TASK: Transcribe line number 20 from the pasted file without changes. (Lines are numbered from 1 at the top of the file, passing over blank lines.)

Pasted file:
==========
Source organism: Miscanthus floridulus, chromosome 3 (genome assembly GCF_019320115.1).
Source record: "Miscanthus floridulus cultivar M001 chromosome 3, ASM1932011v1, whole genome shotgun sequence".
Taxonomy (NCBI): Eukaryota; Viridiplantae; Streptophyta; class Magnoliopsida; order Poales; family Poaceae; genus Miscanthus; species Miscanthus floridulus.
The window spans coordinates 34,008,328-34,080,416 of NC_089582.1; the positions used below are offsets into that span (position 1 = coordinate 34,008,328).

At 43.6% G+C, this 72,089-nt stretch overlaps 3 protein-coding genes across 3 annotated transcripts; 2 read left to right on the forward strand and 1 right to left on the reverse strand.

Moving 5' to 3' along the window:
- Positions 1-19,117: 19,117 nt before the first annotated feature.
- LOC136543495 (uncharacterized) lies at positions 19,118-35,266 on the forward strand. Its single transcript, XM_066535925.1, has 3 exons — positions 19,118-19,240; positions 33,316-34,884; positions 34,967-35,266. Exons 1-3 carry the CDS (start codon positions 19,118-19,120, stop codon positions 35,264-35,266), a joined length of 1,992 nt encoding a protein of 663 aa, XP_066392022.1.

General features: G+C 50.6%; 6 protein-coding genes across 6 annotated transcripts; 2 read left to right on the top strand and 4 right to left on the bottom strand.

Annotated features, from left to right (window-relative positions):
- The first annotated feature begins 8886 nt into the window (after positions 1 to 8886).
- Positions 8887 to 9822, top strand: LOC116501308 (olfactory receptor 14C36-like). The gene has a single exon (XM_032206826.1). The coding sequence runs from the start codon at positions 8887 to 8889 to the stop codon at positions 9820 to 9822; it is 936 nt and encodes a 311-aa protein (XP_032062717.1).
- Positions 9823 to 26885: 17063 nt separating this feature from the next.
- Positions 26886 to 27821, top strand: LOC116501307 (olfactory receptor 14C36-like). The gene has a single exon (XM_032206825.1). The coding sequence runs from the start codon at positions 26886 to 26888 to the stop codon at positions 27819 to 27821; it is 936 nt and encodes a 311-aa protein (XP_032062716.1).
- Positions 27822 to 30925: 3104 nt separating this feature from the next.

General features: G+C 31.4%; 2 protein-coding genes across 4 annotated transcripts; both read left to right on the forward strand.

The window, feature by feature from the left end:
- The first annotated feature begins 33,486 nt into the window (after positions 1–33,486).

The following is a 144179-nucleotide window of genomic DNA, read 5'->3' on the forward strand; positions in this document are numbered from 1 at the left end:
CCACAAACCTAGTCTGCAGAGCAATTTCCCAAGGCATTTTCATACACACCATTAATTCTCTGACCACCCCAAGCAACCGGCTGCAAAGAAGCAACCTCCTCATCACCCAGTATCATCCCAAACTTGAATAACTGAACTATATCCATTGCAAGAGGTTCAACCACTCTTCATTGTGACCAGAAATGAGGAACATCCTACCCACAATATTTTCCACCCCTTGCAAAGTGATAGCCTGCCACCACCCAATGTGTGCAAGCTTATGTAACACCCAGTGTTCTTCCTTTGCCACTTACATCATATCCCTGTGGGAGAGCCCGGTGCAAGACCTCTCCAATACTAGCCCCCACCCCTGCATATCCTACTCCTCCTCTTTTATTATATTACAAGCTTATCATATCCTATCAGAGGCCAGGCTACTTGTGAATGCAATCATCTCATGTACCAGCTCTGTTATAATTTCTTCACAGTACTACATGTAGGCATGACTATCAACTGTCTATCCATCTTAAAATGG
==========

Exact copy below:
CCACAAACCTAGTCTGCAGAGCAATTTCCCAAGGCATTTTCATACACACCATTAATTCTCTGACCACCCCAAGCAACCGGCTGCAAAGAAGCAACCTCCTCATCACCCAGTATCATCCCAAACTTGAATAACTGAACTATATCCATTGCAAGAGGTTCAACCACTCTTCATTGTGACCAGAAATGAGGAACATCCTACCCACAATATTTTCCACCCCTTGCAAAGTGATAGCCTGCCACCACCCAATGTGTGCAAGCTTATGTAACACCCAGTGTTCTTCCTTTGCCACTTACATCATATCCCTGTGGGAGAGCCCGGTGCAAGACCTCTCCAATACTAGCCCCCACCCCTGCATATCCTACTCCTCCTCTTTTATTATATTACAAGCTTATCATATCCTATCAGAGGCCAGGCTACTTGTGAATGCAATCATCTCATGTACCAGCTCTGTTATAATTTCTTCACAGTACTACATGTAGGCATGACTATCAACTGTCTATCCATCTTAAAATGG